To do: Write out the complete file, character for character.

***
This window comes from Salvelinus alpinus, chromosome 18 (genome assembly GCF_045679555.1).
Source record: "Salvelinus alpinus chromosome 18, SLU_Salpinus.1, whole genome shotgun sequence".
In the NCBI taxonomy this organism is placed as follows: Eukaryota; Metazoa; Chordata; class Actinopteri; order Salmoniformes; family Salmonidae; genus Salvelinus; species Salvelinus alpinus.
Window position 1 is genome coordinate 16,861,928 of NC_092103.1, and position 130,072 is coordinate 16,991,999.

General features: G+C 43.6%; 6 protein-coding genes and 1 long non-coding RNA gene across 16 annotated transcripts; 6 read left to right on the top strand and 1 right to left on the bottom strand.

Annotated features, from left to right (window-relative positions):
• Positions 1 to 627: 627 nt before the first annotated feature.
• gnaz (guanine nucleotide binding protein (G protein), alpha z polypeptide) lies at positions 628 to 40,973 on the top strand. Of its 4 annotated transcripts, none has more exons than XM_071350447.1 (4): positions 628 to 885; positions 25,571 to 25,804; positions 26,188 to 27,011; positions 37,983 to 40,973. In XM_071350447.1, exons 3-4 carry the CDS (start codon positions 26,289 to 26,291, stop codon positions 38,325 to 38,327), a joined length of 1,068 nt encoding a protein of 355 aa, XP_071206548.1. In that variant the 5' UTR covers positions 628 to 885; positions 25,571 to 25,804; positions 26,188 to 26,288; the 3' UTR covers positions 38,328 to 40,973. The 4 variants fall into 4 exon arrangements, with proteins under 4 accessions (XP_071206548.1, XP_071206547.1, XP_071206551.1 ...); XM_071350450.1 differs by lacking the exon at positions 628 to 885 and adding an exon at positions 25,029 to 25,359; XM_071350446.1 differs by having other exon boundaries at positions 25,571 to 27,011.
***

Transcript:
This window comes from Salvelinus alpinus, chromosome 18 (genome assembly GCF_045679555.1).
Source record: "Salvelinus alpinus chromosome 18, SLU_Salpinus.1, whole genome shotgun sequence".
In the NCBI taxonomy this organism is placed as follows: Eukaryota; Metazoa; Chordata; class Actinopteri; order Salmoniformes; family Salmonidae; genus Salvelinus; species Salvelinus alpinus.
Window position 1 is genome coordinate 16,861,928 of NC_092103.1, and position 130,072 is coordinate 16,991,999.

General features: G+C 43.6%; 6 protein-coding genes and 1 long non-coding RNA gene across 16 annotated transcripts; 6 read left to right on the top strand and 1 right to left on the bottom strand.

Annotated features, from left to right (window-relative positions):
• Positions 1 to 627: 627 nt before the first annotated feature.
• gnaz (guanine nucleotide binding protein (G protein), alpha z polypeptide) lies at positions 628 to 40,973 on the top strand. Of its 4 annotated transcripts, none has more exons than XM_071350447.1 (4): positions 628 to 885; positions 25,571 to 25,804; positions 26,188 to 27,011; positions 37,983 to 40,973. In XM_071350447.1, exons 3-4 carry the CDS (start codon positions 26,289 to 26,291, stop codon positions 38,325 to 38,327), a joined length of 1,068 nt encoding a protein of 355 aa, XP_071206548.1. In that variant the 5' UTR covers positions 628 to 885; positions 25,571 to 25,804; positions 26,188 to 26,288; the 3' UTR covers positions 38,328 to 40,973. The 4 variants fall into 4 exon arrangements, with proteins under 4 accessions (XP_071206548.1, XP_071206547.1, XP_071206551.1 ...); XM_071350450.1 differs by lacking the exon at positions 628 to 885 and adding an exon at positions 25,029 to 25,359; XM_071350446.1 differs by having other exon boundaries at positions 25,571 to 27,011.